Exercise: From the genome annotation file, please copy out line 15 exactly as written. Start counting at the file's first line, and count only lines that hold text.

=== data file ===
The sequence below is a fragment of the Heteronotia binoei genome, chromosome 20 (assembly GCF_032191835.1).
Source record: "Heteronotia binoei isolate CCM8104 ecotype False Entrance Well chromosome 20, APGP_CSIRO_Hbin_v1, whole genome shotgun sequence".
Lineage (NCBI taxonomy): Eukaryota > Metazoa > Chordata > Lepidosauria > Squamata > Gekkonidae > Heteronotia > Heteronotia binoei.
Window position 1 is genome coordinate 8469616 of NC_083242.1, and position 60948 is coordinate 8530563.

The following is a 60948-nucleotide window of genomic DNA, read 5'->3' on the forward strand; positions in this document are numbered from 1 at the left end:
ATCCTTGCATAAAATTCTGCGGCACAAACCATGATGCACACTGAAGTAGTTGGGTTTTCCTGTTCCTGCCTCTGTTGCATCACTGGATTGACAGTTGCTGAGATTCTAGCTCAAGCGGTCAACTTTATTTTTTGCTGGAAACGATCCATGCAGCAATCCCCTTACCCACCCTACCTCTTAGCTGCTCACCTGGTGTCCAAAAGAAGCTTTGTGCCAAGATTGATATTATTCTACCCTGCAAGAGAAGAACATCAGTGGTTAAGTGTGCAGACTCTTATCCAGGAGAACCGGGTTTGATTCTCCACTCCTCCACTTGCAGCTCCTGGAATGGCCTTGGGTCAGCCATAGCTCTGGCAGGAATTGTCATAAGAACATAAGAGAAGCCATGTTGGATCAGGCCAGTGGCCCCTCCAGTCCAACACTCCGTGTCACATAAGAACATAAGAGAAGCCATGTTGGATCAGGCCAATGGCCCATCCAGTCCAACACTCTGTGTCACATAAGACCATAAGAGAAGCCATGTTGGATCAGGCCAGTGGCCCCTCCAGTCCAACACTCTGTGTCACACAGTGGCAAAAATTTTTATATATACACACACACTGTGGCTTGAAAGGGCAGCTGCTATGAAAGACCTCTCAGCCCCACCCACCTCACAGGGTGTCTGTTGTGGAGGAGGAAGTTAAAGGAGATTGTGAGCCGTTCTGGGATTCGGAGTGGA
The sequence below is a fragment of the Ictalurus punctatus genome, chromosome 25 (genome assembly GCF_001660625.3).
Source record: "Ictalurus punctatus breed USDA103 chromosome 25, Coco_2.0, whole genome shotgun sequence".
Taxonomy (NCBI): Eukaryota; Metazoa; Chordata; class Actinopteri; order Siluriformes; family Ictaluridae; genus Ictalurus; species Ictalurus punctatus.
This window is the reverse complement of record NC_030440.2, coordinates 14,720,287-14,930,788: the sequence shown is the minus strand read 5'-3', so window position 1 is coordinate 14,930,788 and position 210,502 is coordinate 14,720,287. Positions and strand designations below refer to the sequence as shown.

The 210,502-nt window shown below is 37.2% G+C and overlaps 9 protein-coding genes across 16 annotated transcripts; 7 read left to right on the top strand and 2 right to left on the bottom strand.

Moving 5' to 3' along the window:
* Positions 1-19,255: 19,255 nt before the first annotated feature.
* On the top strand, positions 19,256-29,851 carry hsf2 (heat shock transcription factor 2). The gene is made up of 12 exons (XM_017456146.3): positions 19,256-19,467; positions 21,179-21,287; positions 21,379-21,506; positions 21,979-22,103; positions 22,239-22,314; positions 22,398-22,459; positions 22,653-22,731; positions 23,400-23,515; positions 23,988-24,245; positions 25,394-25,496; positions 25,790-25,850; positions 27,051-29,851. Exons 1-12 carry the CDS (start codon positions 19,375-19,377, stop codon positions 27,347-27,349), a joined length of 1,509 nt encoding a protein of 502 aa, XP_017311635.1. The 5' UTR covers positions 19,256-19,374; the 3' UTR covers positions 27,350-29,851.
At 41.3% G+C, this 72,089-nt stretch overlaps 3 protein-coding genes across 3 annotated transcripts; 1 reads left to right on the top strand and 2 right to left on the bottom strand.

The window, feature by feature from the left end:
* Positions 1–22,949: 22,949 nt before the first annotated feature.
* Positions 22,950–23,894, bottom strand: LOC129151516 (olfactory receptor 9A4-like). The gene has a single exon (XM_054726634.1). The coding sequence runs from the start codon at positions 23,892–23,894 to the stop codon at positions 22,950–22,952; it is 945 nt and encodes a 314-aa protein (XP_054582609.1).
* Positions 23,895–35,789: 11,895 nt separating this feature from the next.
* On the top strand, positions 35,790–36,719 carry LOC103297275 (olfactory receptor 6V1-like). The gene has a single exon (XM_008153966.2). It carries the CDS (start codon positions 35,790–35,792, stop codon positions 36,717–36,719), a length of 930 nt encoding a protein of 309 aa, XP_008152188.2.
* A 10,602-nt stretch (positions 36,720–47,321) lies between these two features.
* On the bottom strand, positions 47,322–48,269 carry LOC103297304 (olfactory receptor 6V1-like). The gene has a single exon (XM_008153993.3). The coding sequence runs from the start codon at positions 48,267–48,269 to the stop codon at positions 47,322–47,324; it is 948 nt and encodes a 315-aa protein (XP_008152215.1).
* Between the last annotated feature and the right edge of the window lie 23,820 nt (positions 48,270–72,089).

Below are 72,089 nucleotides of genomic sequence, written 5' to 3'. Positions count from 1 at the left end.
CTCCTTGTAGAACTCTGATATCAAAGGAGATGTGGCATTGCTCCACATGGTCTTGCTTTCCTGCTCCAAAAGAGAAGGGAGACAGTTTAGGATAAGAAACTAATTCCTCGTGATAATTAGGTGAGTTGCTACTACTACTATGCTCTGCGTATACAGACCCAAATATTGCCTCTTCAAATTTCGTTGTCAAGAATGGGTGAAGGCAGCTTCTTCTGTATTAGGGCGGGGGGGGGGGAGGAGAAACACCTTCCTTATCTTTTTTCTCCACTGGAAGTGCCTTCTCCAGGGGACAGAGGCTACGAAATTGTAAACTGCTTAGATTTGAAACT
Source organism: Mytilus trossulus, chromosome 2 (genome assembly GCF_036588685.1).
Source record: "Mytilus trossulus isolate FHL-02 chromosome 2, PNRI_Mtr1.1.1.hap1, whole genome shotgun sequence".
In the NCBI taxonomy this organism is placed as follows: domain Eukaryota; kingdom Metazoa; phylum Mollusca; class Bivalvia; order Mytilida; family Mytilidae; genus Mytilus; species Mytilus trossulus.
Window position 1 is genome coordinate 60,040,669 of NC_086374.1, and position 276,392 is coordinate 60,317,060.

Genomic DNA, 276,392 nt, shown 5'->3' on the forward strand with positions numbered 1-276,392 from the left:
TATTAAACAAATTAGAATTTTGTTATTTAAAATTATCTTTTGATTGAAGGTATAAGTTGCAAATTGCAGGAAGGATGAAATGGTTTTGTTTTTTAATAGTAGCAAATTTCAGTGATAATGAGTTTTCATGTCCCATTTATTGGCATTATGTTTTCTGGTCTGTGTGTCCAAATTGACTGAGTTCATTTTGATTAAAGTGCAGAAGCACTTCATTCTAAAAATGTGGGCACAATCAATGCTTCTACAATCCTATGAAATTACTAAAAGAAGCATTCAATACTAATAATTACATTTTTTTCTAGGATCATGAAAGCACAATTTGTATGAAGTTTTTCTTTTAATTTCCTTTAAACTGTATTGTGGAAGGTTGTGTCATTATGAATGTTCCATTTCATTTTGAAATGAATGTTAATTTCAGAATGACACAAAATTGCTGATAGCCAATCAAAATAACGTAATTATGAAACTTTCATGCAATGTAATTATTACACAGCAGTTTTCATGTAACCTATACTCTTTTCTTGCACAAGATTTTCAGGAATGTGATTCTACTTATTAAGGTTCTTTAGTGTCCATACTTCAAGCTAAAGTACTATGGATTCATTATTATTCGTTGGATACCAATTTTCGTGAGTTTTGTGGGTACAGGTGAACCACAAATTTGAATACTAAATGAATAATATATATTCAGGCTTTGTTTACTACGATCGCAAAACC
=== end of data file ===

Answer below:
At 41.3% G+C, this 72,089-nt stretch overlaps 3 protein-coding genes across 3 annotated transcripts; 1 reads left to right on the top strand and 2 right to left on the bottom strand.